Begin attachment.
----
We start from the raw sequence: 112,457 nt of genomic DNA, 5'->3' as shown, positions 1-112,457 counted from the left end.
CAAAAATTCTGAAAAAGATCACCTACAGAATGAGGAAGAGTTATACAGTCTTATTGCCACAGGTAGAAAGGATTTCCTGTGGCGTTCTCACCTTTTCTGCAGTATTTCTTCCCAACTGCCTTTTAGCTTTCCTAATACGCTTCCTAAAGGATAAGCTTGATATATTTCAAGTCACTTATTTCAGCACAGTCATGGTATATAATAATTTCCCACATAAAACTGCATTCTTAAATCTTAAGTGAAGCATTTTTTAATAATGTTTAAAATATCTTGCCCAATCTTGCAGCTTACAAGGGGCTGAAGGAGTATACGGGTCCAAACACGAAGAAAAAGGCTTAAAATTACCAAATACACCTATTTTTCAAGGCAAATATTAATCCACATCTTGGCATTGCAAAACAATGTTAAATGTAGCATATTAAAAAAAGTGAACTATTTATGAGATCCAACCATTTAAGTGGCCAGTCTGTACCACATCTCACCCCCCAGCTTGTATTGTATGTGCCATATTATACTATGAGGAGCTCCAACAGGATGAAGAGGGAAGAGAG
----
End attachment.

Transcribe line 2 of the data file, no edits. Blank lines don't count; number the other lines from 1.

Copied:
CAAAAATTCTGAAAAAGATCACCTACAGAATGAGGAAGAGTTATACAGTCTTATTGCCACAGGTAGAAAGGATTTCCTGTGGCGTTCTCACCTTTTCTGCAGTATTTCTTCCCAACTGCCTTTTAGCTTTCCTAATACGCTTCCTAAAGGATAAGCTTGATATATTTCAAGTCACTTATTTCAGCACAGTCATGGTATATAATAATTTCCCACATAAAACTGCATTCTTAAATCTTAAGTGAAGCATTTTTTAATAATGTTTAAAATATCTTGCCCAATCTTGCAGCTTACAAGGGGCTGAAGGAGTATACGGGTCCAAACACGAAGAAAAAGGCTTAAAATTACCAAATACACCTATTTTTCAAGGCAAATATTAATCCACATCTTGGCATTGCAAAACAATGTTAAATGTAGCATATTAAAAAAAGTGAACTATTTATGAGATCCAACCATTTAAGTGGCCAGTCTGTACCACATCTCACCCCCCAGCTTGTATTGTATGTGCCATATTATACTATGAGGAGCTCCAACAGGATGAAGAGGGAAGAGAG